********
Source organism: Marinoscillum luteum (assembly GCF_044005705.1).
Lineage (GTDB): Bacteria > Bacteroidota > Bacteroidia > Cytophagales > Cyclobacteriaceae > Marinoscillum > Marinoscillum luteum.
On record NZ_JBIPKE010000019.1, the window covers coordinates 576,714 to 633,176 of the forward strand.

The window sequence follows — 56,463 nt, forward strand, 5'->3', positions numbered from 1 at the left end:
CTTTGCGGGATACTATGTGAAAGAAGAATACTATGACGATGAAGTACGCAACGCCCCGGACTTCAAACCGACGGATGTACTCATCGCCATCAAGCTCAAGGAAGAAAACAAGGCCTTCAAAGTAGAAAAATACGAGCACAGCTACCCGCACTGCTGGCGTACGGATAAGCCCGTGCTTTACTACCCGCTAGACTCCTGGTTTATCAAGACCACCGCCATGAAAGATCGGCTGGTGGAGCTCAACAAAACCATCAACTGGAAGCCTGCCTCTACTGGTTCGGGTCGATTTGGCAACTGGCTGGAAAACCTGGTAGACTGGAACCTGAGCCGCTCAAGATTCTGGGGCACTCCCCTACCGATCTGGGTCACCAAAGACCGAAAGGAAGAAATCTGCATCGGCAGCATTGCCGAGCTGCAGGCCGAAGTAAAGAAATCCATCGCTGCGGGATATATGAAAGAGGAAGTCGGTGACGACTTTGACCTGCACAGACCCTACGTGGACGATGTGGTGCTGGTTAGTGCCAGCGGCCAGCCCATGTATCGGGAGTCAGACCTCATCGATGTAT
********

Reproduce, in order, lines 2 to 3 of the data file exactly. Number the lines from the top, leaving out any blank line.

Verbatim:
Lineage (GTDB): Bacteria > Bacteroidota > Bacteroidia > Cytophagales > Cyclobacteriaceae > Marinoscillum > Marinoscillum luteum.
On record NZ_JBIPKE010000019.1, the window covers coordinates 576,714 to 633,176 of the forward strand.